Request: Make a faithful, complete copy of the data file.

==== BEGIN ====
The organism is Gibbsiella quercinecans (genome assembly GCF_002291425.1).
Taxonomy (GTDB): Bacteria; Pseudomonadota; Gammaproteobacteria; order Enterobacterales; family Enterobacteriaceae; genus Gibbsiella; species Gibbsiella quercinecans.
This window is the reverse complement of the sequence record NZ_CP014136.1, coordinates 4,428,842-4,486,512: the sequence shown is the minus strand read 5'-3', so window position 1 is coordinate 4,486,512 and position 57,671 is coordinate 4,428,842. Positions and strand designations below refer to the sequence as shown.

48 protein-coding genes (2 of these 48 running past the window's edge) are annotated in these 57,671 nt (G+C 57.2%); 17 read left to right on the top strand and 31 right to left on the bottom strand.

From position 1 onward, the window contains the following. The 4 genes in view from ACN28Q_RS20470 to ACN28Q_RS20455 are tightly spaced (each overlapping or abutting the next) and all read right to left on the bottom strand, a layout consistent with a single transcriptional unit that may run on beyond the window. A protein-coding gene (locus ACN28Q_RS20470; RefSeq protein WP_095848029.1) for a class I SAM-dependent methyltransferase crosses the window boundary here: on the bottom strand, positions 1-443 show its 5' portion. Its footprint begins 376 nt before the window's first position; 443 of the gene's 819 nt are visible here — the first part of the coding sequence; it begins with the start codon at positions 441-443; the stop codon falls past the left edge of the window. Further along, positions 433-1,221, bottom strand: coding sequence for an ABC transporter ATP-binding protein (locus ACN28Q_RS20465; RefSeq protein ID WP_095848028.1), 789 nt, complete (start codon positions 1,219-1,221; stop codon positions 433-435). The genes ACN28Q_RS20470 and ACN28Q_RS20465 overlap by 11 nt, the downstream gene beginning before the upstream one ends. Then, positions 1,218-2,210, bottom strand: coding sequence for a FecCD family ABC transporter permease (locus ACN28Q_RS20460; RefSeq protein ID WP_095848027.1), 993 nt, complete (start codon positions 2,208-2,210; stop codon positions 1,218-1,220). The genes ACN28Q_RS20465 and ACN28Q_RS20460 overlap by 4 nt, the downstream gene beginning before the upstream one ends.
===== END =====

The organism is Gibbsiella quercinecans (genome assembly GCF_002291425.1).
Taxonomy (GTDB): Bacteria; Pseudomonadota; Gammaproteobacteria; order Enterobacterales; family Enterobacteriaceae; genus Gibbsiella; species Gibbsiella quercinecans.
This window is the reverse complement of the sequence record NZ_CP014136.1, coordinates 4,428,842-4,486,512: the sequence shown is the minus strand read 5'-3', so window position 1 is coordinate 4,486,512 and position 57,671 is coordinate 4,428,842. Positions and strand designations below refer to the sequence as shown.

48 protein-coding genes (2 of these 48 running past the window's edge) are annotated in these 57,671 nt (G+C 57.2%); 17 read left to right on the top strand and 31 right to left on the bottom strand.

From position 1 onward, the window contains the following. The 4 genes in view from ACN28Q_RS20470 to ACN28Q_RS20455 are tightly spaced (each overlapping or abutting the next) and all read right to left on the bottom strand, a layout consistent with a single transcriptional unit that may run on beyond the window. A protein-coding gene (locus ACN28Q_RS20470; RefSeq protein WP_095848029.1) for a class I SAM-dependent methyltransferase crosses the window boundary here: on the bottom strand, positions 1-443 show its 5' portion. Its footprint begins 376 nt before the window's first position; 443 of the gene's 819 nt are visible here — the first part of the coding sequence; it begins with the start codon at positions 441-443; the stop codon falls past the left edge of the window. Further along, positions 433-1,221, bottom strand: coding sequence for an ABC transporter ATP-binding protein (locus ACN28Q_RS20465; RefSeq protein ID WP_095848028.1), 789 nt, complete (start codon positions 1,219-1,221; stop codon positions 433-435). The genes ACN28Q_RS20470 and ACN28Q_RS20465 overlap by 11 nt, the downstream gene beginning before the upstream one ends. Then, positions 1,218-2,210, bottom strand: coding sequence for a FecCD family ABC transporter permease (locus ACN28Q_RS20460; RefSeq protein ID WP_095848027.1), 993 nt, complete (start codon positions 2,208-2,210; stop codon positions 1,218-1,220). The genes ACN28Q_RS20465 and ACN28Q_RS20460 overlap by 4 nt, the downstream gene beginning before the upstream one ends.